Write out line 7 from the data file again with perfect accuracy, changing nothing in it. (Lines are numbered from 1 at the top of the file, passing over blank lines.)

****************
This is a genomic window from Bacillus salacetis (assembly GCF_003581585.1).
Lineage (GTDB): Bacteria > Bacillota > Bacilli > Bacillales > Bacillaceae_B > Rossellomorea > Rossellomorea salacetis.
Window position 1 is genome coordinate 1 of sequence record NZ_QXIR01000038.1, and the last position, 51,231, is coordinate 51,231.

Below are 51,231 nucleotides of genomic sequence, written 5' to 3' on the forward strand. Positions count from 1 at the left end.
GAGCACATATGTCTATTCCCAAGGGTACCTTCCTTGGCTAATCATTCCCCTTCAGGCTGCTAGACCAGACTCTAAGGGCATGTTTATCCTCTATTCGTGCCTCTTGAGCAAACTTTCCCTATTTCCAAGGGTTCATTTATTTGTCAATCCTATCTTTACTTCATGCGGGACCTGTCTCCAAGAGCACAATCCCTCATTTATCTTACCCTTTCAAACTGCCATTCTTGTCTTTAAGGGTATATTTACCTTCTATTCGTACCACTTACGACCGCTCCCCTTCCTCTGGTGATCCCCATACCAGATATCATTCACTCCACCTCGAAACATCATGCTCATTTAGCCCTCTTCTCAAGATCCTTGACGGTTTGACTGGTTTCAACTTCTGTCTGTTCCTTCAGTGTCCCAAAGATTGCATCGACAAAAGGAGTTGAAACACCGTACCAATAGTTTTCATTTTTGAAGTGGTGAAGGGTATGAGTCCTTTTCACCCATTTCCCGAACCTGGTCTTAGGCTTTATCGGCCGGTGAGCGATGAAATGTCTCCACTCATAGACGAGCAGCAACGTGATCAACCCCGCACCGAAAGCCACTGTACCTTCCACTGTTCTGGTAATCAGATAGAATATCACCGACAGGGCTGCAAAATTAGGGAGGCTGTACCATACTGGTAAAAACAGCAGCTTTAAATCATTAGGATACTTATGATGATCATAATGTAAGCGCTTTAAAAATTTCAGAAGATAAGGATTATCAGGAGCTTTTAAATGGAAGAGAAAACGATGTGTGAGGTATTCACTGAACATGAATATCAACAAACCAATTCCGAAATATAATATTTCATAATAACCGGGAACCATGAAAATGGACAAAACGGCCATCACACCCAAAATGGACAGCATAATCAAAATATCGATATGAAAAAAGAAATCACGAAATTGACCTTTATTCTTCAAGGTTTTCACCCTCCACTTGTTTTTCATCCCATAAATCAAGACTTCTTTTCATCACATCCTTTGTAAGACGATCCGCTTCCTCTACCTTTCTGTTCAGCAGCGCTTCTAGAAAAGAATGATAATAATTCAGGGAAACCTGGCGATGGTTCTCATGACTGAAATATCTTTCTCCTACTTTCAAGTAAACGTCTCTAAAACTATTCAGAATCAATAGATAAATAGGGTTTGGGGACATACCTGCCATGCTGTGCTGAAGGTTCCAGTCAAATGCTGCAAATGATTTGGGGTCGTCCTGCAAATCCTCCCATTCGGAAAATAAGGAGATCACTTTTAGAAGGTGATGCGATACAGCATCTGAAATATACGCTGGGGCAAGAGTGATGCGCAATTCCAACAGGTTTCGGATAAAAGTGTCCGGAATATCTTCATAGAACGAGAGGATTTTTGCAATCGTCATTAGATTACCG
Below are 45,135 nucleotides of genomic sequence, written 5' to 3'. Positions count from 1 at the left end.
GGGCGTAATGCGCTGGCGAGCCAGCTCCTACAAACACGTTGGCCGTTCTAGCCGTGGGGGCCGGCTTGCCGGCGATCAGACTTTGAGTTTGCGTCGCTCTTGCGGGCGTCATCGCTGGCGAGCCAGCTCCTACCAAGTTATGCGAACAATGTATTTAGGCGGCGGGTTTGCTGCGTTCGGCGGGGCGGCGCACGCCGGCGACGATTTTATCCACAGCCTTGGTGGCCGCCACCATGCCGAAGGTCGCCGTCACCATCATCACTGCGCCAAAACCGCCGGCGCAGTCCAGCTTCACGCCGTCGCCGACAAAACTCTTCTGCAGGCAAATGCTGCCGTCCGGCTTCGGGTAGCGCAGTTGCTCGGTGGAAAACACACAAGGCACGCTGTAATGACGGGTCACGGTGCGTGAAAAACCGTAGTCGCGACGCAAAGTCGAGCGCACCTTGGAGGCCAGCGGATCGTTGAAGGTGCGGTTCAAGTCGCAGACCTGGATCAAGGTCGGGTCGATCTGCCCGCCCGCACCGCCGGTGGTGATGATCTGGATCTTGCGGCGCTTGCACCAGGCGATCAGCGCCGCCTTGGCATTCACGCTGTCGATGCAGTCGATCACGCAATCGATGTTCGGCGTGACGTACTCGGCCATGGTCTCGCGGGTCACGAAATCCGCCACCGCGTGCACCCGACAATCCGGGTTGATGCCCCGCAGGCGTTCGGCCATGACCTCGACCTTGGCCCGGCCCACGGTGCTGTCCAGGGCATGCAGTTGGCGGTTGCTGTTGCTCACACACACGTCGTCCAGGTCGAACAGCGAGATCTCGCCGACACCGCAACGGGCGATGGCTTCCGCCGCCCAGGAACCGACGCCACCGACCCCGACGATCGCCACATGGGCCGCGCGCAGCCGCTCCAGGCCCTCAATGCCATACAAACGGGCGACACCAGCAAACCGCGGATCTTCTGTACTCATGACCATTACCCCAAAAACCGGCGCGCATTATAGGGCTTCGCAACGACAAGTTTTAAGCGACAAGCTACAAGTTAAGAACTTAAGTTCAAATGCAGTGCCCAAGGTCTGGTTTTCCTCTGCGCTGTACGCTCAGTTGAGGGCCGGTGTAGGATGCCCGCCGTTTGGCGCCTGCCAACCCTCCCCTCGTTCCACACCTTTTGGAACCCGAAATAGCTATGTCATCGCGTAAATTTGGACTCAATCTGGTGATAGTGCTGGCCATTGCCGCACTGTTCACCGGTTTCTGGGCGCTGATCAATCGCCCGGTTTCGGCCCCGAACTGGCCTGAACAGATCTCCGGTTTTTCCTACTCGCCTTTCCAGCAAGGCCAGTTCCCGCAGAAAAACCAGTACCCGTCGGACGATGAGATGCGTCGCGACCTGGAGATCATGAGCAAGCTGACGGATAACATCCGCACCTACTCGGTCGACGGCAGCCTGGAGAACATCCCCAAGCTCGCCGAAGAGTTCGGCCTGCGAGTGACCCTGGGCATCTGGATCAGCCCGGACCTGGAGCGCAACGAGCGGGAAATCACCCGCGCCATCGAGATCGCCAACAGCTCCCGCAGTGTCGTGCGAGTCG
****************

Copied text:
GGGCGTAATGCGCTGGCGAGCCAGCTCCTACAAACACGTTGGCCGTTCTAGCCGTGGGGGCCGGCTTGCCGGCGATCAGACTTTGAGTTTGCGTCGCTCTTGCGGGCGTCATCGCTGGCGAGCCAGCTCCTACCAAGTTATGCGAACAATGTATTTAGGCGGCGGGTTTGCTGCGTTCGGCGGGGCGGCGCACGCCGGCGACGATTTTATCCACAGCCTTGGTGGCCGCCACCATGCCGAAGGTCGCCGTCACCATCATCACTGCGCCAAAACCGCCGGCGCAGTCCAGCTTCACGCCGTCGCCGACAAAACTCTTCTGCAGGCAAATGCTGCCGTCCGGCTTCGGGTAGCGCAGTTGCTCGGTGGAAAACACACAAGGCACGCTGTAATGACGGGTCACGGTGCGTGAAAAACCGTAGTCGCGACGCAAAGTCGAGCGCACCTTGGAGGCCAGCGGATCGTTGAAGGTGCGGTTCAAGTCGCAGACCTGGATCAAGGTCGGGTCGATCTGCCCGCCCGCACCGCCGGTGGTGATGATCTGGATCTTGCGGCGCTTGCACCAGGCGATCAGCGCCGCCTTGGCATTCACGCTGTCGATGCAGTCGATCACGCAATCGATGTTCGGCGTGACGTACTCGGCCATGGTCTCGCGGGTCACGAAATCCGCCACCGCGTGCACCCGACAATCCGGGTTGATGCCCCGCAGGCGTTCGGCCATGACCTCGACCTTGGCCCGGCCCACGGTGCTGTCCAGGGCATGCAGTTGGCGGTTGCTGTTGCTCACACACACGTCGTCCAGGTCGAACAGCGAGATCTCGCCGACACCGCAACGGGCGATGGCTTCCGCCGCCCAGGAACCGACGCCACCGACCCCGACGATCGCCACATGGGCCGCGCGCAGCCGCTCCAGGCCCTCAATGCCATACAAACGGGCGACACCAGCAAACCGCGGATCTTCTGTACTCATGACCATTACCCCAAAAACCGGCGCGCATTATAGGGCTTCGCAACGACAAGTTTTAAGCGACAAGCTACAAGTTAAGAACTTAAGTTCAAATGCAGTGCCCAAGGTCTGGTTTTCCTCTGCGCTGTACGCTCAGTTGAGGGCCGGTGTAGGATGCCCGCCGTTTGGCGCCTGCCAACCCTCCCCTCGTTCCACACCTTTTGGAACCCGAAATAGCTATGTCATCGCGTAAATTTGGACTCAATCTGGTGATAGTGCTGGCCATTGCCGCACTGTTCACCGGTTTCTGGGCGCTGATCAATCGCCCGGTTTCGGCCCCGAACTGGCCTGAACAGATCTCCGGTTTTTCCTACTCGCCTTTCCAGCAAGGCCAGTTCCCGCAGAAAAACCAGTACCCGTCGGACGATGAGATGCGTCGCGACCTGGAGATCATGAGCAAGCTGACGGATAACATCCGCACCTACTCGGTCGACGGCAGCCTGGAGAACATCCCCAAGCTCGCCGAAGAGTTCGGCCTGCGAGTGACCCTGGGCATCTGGATCAGCCCGGACCTGGAGCGCAACGAGCGGGAAATCACCCGCGCCATCGAGATCGCCAACAGCTCCCGCAGTGTCGTGCGAGTCG